Because the ship had started turning under 500 yards away from the iceberg, it was unable to clear it and the ice scraped a large hole in the starboard side of the ship’s hull. Although Murdoch sealed all the watertight compartments before impact, it was too late and seawater flooded five of the bulkheads. Titanic could only stay afloat with four.

Senior Wireless Operator John 'Jack' Phillips

Senior Wireless Operator
John 'Jack' Phillips

8.   Aftermath
It was at midnight that the Captain was given the damning news – his ship would sink within two hours, causing him to suffer an apparent mental breakdown. We know this, because it’s here we start to see the command structure on board fall apart.

Officer Lightoller asked Captain Smith if he should start getting passengers into the lifeboats, the Captain replied “Yes, women and children first.” However, Lightoller interpreted this command as ‘woman and children only’ and as a result, would leave hundreds of men on the sinking Titanic, with no way of escape.
Captain Smith is rumoured to have then told his crew to "Be British", before locking himself alone in the bridge of his sinking ship, leaving his untrained crew without orders and no idea of what to do. 

Junior Wireless Operator Harold Bride

Junior Wireless Operator
Harold Bride

In the Wireless Room, Phillips was sending out frantic SOS messages to all the ships he could reach, but the Californian, who was only two hours away, was not responding. Had her wireless machine not been turned off during the argument with Phillips, the ship could have got there in time and it’s possible everyone could have been saved.

Despite orders for them to leave and try to get aboard a lifeboat, Phillips and Bride stayed and continued to attempt to reach a closer ship while there was still electricity on board. When the power went out, they headed for the boat deck where they were both separated. Remarkably, Bride managed to stay alive in a pocket of air for forty-five minutes, underneath a capsized collapsible boat and was eventually rescued. Phillips however, was not as lucky and was last seen on deck trying to get into a lifeboat. 

According to evidence and eyewitness accounts, not only were there not enough lifeboats for passengers and crew, but many of them were sent out only half full, as the Titanic began to sink. In fact, a lot of surviving witnesses said they saw one lifeboat carrying only five passengers – despite the boats being able to carry fifty people – who refused to return after the Titanic had sunk to try and save drowning passengers, fearing the boat would become overwhelmed. Only one lifeboat returned, too late to pick up what little of the passengers had survived the freezing water. 
There was even the story of Sir Cosmo Duff Gordon, who offered the several members of crew in his lifeboat £5 each. He insisted it was to cover the cost of lost kit, but other passengers in the lifeboat testified it was to stop them going back where the boat could be swamped. The stigma of this followed him for the rest of his life.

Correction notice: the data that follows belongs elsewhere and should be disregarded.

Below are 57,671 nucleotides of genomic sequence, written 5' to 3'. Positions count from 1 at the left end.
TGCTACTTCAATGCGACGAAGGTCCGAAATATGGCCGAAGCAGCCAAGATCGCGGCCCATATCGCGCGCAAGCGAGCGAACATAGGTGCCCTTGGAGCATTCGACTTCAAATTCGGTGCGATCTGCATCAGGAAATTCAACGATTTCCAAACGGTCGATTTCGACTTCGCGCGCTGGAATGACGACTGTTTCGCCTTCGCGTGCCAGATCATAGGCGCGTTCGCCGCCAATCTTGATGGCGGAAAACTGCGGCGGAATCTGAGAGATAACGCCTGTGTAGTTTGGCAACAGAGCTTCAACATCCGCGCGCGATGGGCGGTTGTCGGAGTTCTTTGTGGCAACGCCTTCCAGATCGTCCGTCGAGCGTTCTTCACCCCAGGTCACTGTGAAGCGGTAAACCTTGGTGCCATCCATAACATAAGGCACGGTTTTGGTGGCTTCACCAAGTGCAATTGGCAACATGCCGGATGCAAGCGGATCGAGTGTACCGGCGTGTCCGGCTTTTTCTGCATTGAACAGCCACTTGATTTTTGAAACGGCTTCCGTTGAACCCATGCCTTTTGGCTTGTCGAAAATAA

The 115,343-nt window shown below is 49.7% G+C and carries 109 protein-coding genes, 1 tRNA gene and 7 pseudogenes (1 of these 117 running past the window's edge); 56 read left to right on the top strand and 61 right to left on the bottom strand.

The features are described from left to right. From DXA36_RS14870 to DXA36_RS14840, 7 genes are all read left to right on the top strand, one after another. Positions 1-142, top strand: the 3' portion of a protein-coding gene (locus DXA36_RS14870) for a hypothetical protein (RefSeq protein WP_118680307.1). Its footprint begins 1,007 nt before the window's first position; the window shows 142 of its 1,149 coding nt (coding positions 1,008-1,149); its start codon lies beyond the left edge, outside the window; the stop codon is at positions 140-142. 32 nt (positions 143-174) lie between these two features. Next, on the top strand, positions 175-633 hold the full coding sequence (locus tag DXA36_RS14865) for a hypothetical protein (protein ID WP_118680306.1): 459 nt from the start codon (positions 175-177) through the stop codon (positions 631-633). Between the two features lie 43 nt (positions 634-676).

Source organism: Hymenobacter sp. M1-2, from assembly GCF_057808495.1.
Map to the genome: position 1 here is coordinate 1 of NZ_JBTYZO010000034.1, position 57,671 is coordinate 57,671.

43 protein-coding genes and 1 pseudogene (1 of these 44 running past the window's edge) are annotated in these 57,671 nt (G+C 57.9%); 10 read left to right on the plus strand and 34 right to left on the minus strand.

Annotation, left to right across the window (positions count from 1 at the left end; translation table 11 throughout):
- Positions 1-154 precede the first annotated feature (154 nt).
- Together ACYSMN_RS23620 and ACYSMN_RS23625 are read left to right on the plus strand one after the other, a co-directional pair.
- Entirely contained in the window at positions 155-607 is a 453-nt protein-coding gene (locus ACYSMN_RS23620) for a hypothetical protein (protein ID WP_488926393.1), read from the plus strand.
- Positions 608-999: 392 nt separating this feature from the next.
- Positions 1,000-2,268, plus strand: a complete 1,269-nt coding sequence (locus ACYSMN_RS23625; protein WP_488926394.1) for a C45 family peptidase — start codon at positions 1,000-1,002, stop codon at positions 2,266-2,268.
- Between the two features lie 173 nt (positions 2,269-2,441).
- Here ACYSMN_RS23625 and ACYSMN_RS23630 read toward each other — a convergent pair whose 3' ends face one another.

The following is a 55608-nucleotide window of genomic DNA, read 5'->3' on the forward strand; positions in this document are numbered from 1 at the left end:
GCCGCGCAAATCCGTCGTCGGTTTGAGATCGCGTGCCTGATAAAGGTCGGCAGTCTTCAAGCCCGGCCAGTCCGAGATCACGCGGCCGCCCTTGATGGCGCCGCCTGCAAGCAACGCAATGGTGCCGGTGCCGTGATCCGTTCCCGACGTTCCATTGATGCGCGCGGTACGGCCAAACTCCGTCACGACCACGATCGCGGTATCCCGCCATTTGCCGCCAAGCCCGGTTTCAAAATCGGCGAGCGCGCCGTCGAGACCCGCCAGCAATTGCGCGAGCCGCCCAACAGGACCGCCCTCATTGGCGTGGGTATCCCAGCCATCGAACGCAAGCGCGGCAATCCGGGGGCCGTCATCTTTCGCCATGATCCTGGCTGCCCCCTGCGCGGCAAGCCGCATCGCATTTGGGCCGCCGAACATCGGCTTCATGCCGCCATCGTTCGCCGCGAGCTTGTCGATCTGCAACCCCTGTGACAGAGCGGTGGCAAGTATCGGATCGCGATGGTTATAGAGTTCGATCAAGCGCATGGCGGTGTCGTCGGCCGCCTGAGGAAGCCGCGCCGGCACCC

At approximately 3:30am, The Carpathian arrived, after heading for the co-ordinates of the Titanic as soon as the SOS came through. A mere 705 passengers and crew boarded her, both emotionally and physically drained; their lives changed forever by the failings, bad luck and misjudgements of the supposed maritime experts they had entrusted their lives to.

But unfortunately, the survivors were to be without justice, as the verdict of the inquiry was that although officials recognised Titanic was going too fast through the ice region, no one was deemed lawfully at fault, because technically, standard procedure had been followed through to the end. Although outside of court people had their own ideas of who should be blamed, no one has ever been held accountable in the eyes of the law for those 1,523 lives, most of whom are still lost at the bottom of the cold North Atlantic sea.

Did you know?

  • Titanic was the largest moving manmade object of the time.
     
  • The designers and builders of the Titanic never suggested that the ship was unsinkable, simply that it was equipped for any emergency; it was the press and 'spin doctors' who came up the 'unsinkable' tagline.
     
  • 699 crew members registered their address as Southampton. A total of 685 crew members perished.
  • Contradictory to popular belief, Titanic's maiden voyage was actually when it sailed from Belfast to Southampton, as people paid to board.
     
  • The journey from Southampton to New York was to be Captain Smith's last voyage before retirement. He was last seen on the bridge.
     
  • As Titanic was sinking, a ship could be seen in the distance. Crew fired red flares up into the air to alert it to their plight but after a while it simply vanished into the night. Theories as to what the ‘mystery ship’ actually was are plentiful. But the most likely one is the Norwegian sealer, Samson. In 1962, a fifty-year-old report was found which indicated that she was operating illegally; the Captain worried that the flares were from a government fisheries vessel and simply sailed away.